I know there are many people who would say that we should not ride horses at all. But Anja was showing us something that I also know – good riding heals horses. Physically, emotionally, good riding is good for horses. I may add the clicker and all that it represents into my training, but at it’s core what we each teach is not that far apart.
The Science Bridge
Earlier in July I also had the honor of spending time with yet another bridge builder, Dr. Susan Friedman. Dr. Friedman is a professor of Applied Behavior Analysis at Utah State University. Many of us know her through her presentations at the Clicker Expo, her web site – behaviorworks.org, and her on-line course, Living and Learning with Animals, a course for professional animal trainers and veterinarians. Earlier in the month Susan joined me at the Cavalia Retirement farm where we co-taught a workshop.
If Anja’s bridge links us to classical dressage, Susan’s links us to science. When I watch a trainer like Martin Lacey working with his lions, I am smiling not because he is using feel-good words. Lots of clinician-showmen know how to hide their actions behind soft words. I am smiling because I see good training being applied.
What is the measure of good training? Susan helps us answer that question through her understanding of scientific inquiry. She reminds us that science is always self-correcting. What we understood about animal behavior fifty years ago, ten years ago is changing because of the research that is being done. Science connects what I do with my horses to what Martin Lacey does with his lions. When one of my horses makes a mistake, I don’t punish him with a whip. I change the environment to make the lesson easier for him to understand. Martin Lacey does the same thing with his lions. Why have we both chosen to avoid punishment and maximize positive reinforcement in our training? Susan’s bridge takes us to that answer.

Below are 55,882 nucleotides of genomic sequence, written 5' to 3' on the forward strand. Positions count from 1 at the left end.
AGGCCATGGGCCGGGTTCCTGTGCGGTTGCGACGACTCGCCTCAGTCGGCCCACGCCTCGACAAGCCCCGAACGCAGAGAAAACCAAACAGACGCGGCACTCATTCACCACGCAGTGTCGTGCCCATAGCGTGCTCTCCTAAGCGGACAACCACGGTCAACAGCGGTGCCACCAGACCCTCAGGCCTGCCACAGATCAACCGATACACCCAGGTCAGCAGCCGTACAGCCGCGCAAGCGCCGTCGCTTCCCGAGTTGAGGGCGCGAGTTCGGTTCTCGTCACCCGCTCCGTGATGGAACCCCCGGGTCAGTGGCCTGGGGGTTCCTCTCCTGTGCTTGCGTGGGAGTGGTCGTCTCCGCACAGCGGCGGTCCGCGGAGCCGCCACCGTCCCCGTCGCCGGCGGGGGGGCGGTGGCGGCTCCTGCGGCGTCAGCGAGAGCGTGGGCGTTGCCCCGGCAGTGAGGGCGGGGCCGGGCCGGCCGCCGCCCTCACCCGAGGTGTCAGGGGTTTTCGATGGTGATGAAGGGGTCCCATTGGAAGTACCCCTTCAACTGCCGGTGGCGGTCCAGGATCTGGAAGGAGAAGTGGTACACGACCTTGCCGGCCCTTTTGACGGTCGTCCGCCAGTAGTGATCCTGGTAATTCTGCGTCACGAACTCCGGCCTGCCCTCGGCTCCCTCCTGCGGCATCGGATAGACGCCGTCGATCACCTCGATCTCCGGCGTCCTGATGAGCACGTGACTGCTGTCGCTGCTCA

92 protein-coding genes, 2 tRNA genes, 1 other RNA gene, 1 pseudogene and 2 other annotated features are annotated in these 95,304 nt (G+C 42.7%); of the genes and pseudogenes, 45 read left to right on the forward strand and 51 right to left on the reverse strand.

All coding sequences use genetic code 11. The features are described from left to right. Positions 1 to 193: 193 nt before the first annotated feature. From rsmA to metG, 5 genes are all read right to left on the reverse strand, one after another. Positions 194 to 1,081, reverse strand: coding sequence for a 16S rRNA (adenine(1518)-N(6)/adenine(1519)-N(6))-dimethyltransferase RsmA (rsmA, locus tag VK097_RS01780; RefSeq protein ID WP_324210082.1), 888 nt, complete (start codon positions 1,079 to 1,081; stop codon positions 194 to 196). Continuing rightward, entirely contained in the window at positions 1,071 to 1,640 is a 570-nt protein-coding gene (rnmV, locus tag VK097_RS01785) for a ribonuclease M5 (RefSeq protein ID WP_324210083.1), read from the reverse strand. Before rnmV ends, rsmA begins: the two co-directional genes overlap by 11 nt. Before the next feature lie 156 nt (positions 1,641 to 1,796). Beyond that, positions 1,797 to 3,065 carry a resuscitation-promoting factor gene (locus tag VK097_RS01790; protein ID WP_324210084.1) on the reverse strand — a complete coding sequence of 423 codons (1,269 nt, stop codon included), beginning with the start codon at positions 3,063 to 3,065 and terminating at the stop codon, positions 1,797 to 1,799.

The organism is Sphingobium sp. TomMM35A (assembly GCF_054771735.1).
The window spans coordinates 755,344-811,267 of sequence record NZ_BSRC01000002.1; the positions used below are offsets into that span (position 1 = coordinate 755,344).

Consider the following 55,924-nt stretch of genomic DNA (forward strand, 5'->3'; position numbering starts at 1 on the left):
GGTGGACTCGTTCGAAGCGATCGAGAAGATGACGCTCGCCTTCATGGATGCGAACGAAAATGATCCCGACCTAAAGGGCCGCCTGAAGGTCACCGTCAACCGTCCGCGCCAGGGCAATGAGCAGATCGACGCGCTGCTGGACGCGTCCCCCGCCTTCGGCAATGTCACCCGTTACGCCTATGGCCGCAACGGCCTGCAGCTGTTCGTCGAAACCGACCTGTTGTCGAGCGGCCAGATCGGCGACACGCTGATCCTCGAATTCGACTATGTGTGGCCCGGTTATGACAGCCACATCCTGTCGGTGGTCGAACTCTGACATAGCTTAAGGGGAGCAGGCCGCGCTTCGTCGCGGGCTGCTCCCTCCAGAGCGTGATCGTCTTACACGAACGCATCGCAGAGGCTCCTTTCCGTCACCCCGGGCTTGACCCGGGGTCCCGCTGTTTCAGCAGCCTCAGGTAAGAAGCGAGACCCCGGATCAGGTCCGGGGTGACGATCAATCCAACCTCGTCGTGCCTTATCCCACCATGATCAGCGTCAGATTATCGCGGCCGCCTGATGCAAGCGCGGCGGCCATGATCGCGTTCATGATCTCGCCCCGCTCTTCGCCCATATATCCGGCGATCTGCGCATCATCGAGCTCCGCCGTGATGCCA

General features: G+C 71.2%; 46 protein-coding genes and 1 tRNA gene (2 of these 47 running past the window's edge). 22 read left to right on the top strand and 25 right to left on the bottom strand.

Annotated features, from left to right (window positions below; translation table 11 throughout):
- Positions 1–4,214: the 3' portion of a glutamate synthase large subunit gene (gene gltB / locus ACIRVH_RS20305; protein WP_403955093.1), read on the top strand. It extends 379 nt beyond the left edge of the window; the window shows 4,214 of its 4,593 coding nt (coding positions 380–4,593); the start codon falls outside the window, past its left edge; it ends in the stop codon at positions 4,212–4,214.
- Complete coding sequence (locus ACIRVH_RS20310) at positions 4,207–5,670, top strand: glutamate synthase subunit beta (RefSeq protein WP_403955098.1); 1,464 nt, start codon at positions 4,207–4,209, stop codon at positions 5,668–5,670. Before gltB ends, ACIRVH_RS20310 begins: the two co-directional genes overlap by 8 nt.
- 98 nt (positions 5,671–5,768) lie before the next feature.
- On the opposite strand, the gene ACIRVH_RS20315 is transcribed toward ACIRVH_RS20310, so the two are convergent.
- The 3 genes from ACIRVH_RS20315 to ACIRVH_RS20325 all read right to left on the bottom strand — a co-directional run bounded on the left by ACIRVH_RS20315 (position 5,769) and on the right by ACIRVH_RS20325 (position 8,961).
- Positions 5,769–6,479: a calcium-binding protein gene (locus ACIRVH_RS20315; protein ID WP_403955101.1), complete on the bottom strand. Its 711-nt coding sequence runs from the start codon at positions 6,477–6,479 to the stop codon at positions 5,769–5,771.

It’s easy to nod your head and say, yes, yes, of course we should use positive reinforcement, but so often what we have had modeled for us is punishment. You might be reading this thinking that it’s horrific to have animals in captivity. What do you do? What actions do you take? Do you respond to this post by attacking me? If so, you are acting like an old-time lion tamer cracking his whip and using punishment to suppress behavior.
Susan built for us a very different bridge. Throughout the weekend, in so many different ways, through her stories, her teaching, her thoughtful modeling, she showed us how to be completely congruent with the ethics of positive living. It is all too easy to let a thoughtless word here, a careless action there erode a relationship. Susan modeled for us so brilliantly how to live a life that leaves people shining. She takes care to give every individual the positively-oriented support, attention, and modeling they need. That’s not just a bridge, it’s a gift.
My eighth grade science teacher didn’t build bridges. Instead he broke them down – literally. When the boys brought their balsa wood bridges into class, he kept adding weight to them until, one by one, they all broke.
He broke other kinds of bridges. For many in that class he broke the bridge into the sciences. And most importantly he broke the bridge into kindness. The behavior he modeled was that of a bully. He used ridicule and punishment to control his class, and he ended up being universally disliked by his students. He was a dictator not a bridge builder.
In this world we need people who build bridges, not the ones who tear them down. When you find someone who is a good bridge builder, that is someone you want to get to know better.
Thank you Susan, Anja, and Martin. I hope life brings me many opportunities to get to know each of you better.